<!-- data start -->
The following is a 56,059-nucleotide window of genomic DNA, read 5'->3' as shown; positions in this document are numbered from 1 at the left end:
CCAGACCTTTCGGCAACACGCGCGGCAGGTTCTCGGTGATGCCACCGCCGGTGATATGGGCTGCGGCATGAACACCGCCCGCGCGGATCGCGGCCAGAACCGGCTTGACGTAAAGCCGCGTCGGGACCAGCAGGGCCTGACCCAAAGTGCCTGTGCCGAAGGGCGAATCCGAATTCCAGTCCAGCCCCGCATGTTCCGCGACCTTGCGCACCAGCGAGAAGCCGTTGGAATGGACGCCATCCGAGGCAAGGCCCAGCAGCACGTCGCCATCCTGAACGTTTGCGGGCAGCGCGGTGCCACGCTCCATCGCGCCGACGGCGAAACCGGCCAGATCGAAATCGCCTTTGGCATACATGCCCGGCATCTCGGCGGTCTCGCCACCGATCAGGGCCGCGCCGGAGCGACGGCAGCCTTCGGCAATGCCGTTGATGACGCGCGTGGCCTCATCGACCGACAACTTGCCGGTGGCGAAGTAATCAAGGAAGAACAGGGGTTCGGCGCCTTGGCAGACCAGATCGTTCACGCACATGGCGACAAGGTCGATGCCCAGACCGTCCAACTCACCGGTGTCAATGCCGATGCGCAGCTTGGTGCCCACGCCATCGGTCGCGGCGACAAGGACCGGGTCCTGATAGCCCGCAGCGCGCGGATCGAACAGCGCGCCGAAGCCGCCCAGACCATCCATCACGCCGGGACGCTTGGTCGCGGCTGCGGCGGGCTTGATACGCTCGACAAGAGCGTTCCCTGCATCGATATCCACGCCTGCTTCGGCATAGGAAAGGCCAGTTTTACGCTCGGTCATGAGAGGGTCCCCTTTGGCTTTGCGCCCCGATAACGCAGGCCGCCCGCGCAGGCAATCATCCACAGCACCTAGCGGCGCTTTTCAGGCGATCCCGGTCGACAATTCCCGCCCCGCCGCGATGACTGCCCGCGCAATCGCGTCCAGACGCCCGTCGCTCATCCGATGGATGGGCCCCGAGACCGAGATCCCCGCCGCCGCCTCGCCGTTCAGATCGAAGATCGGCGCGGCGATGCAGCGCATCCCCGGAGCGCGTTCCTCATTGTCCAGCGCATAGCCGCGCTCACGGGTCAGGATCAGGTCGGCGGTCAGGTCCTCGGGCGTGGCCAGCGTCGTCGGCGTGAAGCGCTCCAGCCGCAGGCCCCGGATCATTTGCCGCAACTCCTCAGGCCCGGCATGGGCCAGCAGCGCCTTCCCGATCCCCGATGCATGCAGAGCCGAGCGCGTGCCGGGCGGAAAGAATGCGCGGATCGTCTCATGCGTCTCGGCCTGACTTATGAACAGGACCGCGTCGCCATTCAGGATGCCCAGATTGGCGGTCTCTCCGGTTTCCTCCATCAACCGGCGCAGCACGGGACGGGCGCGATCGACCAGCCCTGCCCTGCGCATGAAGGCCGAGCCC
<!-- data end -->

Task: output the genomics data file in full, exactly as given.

The following is a 56,059-nucleotide window of genomic DNA, read 5'->3' as shown; positions in this document are numbered from 1 at the left end:
CCAGACCTTTCGGCAACACGCGCGGCAGGTTCTCGGTGATGCCACCGCCGGTGATATGGGCTGCGGCATGAACACCGCCCGCGCGGATCGCGGCCAGAACCGGCTTGACGTAAAGCCGCGTCGGGACCAGCAGGGCCTGACCCAAAGTGCCTGTGCCGAAGGGCGAATCCGAATTCCAGTCCAGCCCCGCATGTTCCGCGACCTTGCGCACCAGCGAGAAGCCGTTGGAATGGACGCCATCCGAGGCAAGGCCCAGCAGCACGTCGCCATCCTGAACGTTTGCGGGCAGCGCGGTGCCACGCTCCATCGCGCCGACGGCGAAACCGGCCAGATCGAAATCGCCTTTGGCATACATGCCCGGCATCTCGGCGGTCTCGCCACCGATCAGGGCCGCGCCGGAGCGACGGCAGCCTTCGGCAATGCCGTTGATGACGCGCGTGGCCTCATCGACCGACAACTTGCCGGTGGCGAAGTAATCAAGGAAGAACAGGGGTTCGGCGCCTTGGCAGACCAGATCGTTCACGCACATGGCGACAAGGTCGATGCCCAGACCGTCCAACTCACCGGTGTCAATGCCGATGCGCAGCTTGGTGCCCACGCCATCGGTCGCGGCGACAAGGACCGGGTCCTGATAGCCCGCAGCGCGCGGATCGAACAGCGCGCCGAAGCCGCCCAGACCATCCATCACGCCGGGACGCTTGGTCGCGGCTGCGGCGGGCTTGATACGCTCGACAAGAGCGTTCCCTGCATCGATATCCACGCCTGCTTCGGCATAGGAAAGGCCAGTTTTACGCTCGGTCATGAGAGGGTCCCCTTTGGCTTTGCGCCCCGATAACGCAGGCCGCCCGCGCAGGCAATCATCCACAGCACCTAGCGGCGCTTTTCAGGCGATCCCGGTCGACAATTCCCGCCCCGCCGCGATGACTGCCCGCGCAATCGCGTCCAGACGCCCGTCGCTCATCCGATGGATGGGCCCCGAGACCGAGATCCCCGCCGCCGCCTCGCCGTTCAGATCGAAGATCGGCGCGGCGATGCAGCGCATCCCCGGAGCGCGTTCCTCATTGTCCAGCGCATAGCCGCGCTCACGGGTCAGGATCAGGTCGGCGGTCAGGTCCTCGGGCGTGGCCAGCGTCGTCGGCGTGAAGCGCTCCAGCCGCAGGCCCCGGATCATTTGCCGCAACTCCTCAGGCCCGGCATGGGCCAGCAGCGCCTTCCCGATCCCCGATGCATGCAGAGCCGAGCGCGTGCCGGGCGGAAAGAATGCGCGGATCGTCTCATGCGTCTCGGCCTGACTTATGAACAGGACCGCGTCGCCATTCAGGATGCCCAGATTGGCGGTCTCTCCGGTTTCCTCCATCAACCGGCGCAGCACGGGACGGGCGCGATCGACCAGCCCTGCCCTGCGCATGAAGGCCGAGCCC